John Hetherington, who at the time of the Grenfell Tower fire was deputy head of London Resilience Group (LRG), accepted that “in hindsight” it was a “serious failing” that a tower block fire was not considered a risk at the time of the Grenfell Tower fire, despite two major fires occurring in blocks since 2009.
He repeated what has been heard by the inquiry numerous times – that it was accepted at the time that the building regulations were strong enough to prevent a large-scale fire happening.
The LRG, the staff of whom are employed by the London Fire Brigade (LFB), coordinates the activities of a wide range of organizations in the event of an emergency.
This includes the London Resilience Forum (LRF), the body through which members of the London Resilience Partnership (LRP) – more than 170 agencies who have duties under the Civil Contingencies Act (CCA) – can discharge those duties.
The Act imposes a set of roles and responsibilities on those organisations, all of whom have a role to play in preparing for and responding to emergencies.
the London Risk Advisory Group (LRAG), made up of members from a number of category one and two responders, such as police, local authorities, and utilities, maintains the ‘London Risk Register’ – a document that provides a list of the principal risks that may affect London as a whole.
Before the Grenfell Tower fire in June 2017, the latest update to LRR was in February of the same year.
Lead counsel to the inquiry Richard Millett QC said the closest thing to a fire risk the inquiry could find in the document was a wildfire or forest fire.
“Is it right that a high-rise or urban tower block fire is not listed?” he said.
Mr Hetherington said: “It wasn’t contained as a risk in the National Risk Register or the local risk assessment guidance that was provided to us as an applicable risk.
“Nor was it raised by any one of the agencies as a member of LRAG as a risk that they considered [was] required.”
Mr Millett said that by February 2017 there had been two major fires in tower blocks since 2009, in Lakanal House and Adair House, a tower block less than a mile from Grenfell.
He said: “Do you know whether any consideration was given to tower block fires in light of these experiences when reviewing this document in February 2017?”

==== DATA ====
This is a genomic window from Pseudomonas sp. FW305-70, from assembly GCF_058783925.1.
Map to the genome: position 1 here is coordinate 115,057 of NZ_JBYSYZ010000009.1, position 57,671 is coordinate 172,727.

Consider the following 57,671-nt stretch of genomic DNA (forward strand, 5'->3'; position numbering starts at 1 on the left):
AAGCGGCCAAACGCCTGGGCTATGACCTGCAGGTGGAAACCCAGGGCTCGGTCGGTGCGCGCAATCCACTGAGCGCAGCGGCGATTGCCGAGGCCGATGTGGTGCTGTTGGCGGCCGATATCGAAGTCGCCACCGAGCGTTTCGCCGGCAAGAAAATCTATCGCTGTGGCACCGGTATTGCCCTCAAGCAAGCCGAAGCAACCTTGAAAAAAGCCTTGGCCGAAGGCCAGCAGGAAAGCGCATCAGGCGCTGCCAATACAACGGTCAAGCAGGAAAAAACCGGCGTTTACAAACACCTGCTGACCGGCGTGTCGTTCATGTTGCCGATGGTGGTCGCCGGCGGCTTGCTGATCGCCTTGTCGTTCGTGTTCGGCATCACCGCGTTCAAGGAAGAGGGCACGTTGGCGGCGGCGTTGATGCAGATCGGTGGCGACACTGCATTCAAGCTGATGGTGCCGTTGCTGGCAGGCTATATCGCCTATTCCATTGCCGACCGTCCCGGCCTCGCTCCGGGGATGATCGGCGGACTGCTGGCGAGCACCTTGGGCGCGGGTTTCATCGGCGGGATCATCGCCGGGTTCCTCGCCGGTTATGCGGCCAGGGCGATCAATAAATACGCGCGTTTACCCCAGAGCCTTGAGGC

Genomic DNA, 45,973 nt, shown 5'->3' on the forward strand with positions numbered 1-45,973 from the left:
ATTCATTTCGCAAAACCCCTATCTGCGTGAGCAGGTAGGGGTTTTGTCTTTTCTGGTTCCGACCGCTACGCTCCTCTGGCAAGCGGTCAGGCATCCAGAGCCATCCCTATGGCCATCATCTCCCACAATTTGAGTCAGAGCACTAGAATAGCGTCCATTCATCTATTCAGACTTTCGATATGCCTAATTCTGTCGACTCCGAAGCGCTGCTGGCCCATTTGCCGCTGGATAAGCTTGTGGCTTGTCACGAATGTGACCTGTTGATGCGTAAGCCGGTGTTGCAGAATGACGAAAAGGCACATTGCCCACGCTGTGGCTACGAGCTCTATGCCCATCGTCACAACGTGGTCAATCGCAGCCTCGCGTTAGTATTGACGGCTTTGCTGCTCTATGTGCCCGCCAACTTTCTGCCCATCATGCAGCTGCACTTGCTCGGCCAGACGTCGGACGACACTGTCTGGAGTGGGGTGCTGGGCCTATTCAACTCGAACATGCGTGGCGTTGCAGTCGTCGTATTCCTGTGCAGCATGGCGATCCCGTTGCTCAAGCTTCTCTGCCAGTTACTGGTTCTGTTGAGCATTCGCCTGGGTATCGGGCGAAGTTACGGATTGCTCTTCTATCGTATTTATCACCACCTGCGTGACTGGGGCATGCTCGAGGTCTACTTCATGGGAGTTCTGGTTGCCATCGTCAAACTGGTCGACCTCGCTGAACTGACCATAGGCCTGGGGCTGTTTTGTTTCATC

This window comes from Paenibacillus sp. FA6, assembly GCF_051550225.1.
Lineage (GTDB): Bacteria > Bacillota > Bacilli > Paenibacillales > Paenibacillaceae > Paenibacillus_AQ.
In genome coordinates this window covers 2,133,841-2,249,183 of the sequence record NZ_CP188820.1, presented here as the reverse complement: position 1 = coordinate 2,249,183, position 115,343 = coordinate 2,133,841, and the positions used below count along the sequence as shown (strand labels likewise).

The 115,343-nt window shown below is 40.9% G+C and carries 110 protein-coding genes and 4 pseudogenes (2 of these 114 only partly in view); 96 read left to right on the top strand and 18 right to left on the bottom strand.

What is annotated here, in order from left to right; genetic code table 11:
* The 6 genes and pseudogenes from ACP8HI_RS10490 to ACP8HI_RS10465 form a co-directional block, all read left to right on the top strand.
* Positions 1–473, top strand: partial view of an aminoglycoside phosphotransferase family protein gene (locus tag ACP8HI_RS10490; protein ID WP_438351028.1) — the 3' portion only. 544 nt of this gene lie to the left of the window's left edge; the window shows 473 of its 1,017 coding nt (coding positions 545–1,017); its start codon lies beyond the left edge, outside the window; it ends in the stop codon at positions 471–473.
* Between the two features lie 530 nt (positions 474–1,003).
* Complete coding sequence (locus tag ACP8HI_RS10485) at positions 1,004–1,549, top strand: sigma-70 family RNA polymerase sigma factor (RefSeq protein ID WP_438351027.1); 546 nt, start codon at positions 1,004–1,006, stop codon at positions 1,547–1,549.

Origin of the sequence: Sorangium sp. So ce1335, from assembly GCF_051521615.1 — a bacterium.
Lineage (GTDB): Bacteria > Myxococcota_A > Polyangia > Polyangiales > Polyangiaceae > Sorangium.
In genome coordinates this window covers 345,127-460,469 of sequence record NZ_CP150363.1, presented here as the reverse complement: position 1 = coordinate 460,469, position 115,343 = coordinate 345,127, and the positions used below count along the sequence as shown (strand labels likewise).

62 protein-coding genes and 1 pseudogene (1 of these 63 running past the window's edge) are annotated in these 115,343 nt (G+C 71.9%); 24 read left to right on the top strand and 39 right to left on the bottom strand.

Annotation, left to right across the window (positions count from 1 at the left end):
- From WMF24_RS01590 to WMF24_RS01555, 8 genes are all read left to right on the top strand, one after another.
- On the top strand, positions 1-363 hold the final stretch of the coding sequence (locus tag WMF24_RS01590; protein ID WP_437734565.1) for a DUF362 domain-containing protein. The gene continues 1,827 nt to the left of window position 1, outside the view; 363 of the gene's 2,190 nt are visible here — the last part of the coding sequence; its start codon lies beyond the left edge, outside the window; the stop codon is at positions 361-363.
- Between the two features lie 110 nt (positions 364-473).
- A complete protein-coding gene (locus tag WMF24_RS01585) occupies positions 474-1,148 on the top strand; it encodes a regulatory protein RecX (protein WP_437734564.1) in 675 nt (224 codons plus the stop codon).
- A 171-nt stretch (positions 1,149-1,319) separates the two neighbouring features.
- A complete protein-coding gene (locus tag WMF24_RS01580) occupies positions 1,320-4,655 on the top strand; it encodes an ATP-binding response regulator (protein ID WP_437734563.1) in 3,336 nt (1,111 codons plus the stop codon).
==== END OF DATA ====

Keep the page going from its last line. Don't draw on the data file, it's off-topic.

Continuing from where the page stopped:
Mr Hetherington said: “Not specifically at that time, no. It wasn’t brought to the attention of the group that there was a requirement in response to either of those.”
The inquiry was shown an individual risk assessment, which provides more granular data on specific risks, that had no reference to any major London fire.
And the description of a ‘complex built environment’ in the document included things like sports stadiums and large educational settings, but failed to include dense housing or tower blocks.
Asked why that was the case, Mr Hetherington said: “Because of the guidance given to us at the time, either through the NRR and its associated local risk assessment guidance or anything provided by any of the individual agencies considering risks pertinent to them that they need to draw to the attention of multi-agency partners never brought that around.
“There was a sense of the building regulation standards that we’ve heard already in evidence being sufficient to ward against or mitigate against fires of that nature.”
Mr Millett said: “So it is right that the LRG’s view, those compiling this risk register, was that the building regulations were sufficiently robust that an emergency within the Civil Contingencies Act would not need to be contemplated where it arose from a tower block fire . Simply not necessary to consider it.”
Mr Hetherington: “Not necessarily London Resilience Group’s view – we’re not the only ones who contribute to this, but there was no guidance or direction given to us as a secretariat and managers of the Local Risk Advisory Group to produce the London risk register of that type of risk occurring.”
Mr Millett said: “But London’s a built-up area, yes? It has a high concentration of high-rise buildings and tower blocks and many of those high-rise buildings are residential.
“And a fire occurring in such a building was always going to pose surely a risk of some kind.
“The chance of an urban fire or tower block fire was much more likely in London than for example, a wildfire.”
Mr Hetherington accepted this.
“How can you account for the fact that a tower block fire, given everything you’ve just accepted, was omitted from this document?” Mr Millett said.
Mr Hetherington said: “Because, again, it was never raised by any of the individual agencies who appreciated it as a risk factor that they could generate into this collective risk register at any stage.
“It was never raised by somebody to bring it to the attention of a collective. Nor was it contained within the risk assessment guidance given by central government.”
He said it has now been reflected in the 2019 version.